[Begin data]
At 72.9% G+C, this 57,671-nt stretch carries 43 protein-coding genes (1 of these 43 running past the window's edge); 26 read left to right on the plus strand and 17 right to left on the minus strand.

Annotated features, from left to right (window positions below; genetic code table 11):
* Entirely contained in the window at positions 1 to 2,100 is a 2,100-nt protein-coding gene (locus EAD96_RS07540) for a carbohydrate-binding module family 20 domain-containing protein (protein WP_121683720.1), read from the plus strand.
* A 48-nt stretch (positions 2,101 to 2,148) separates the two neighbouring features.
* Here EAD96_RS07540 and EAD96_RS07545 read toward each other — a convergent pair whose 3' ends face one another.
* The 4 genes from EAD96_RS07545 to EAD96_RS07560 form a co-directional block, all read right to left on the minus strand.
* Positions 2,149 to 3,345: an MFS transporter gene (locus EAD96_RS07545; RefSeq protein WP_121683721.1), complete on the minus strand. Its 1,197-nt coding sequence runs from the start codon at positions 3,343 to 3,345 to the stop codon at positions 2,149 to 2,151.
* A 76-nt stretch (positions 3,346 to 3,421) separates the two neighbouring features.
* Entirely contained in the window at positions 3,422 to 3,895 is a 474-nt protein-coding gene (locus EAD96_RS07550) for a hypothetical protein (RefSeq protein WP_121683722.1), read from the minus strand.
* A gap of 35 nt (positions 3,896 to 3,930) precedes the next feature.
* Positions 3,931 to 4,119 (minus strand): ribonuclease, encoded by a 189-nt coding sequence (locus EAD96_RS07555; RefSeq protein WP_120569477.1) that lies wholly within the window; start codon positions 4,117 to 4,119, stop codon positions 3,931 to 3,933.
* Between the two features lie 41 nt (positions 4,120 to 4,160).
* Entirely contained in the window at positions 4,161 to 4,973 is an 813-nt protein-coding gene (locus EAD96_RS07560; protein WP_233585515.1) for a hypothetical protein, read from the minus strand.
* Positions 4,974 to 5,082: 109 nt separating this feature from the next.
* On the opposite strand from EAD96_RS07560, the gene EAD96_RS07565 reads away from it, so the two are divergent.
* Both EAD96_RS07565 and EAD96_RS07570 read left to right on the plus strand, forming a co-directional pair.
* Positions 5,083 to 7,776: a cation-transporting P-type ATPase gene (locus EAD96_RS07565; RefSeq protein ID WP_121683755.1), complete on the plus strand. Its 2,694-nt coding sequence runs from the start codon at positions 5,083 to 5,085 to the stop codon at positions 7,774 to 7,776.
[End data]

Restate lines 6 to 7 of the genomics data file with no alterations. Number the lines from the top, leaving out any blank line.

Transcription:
* The 4 genes from EAD96_RS07545 to EAD96_RS07560 form a co-directional block, all read right to left on the minus strand.
* Positions 2,149 to 3,345: an MFS transporter gene (locus EAD96_RS07545; RefSeq protein WP_121683721.1), complete on the minus strand. Its 1,197-nt coding sequence runs from the start codon at positions 3,343 to 3,345 to the stop codon at positions 2,149 to 2,151.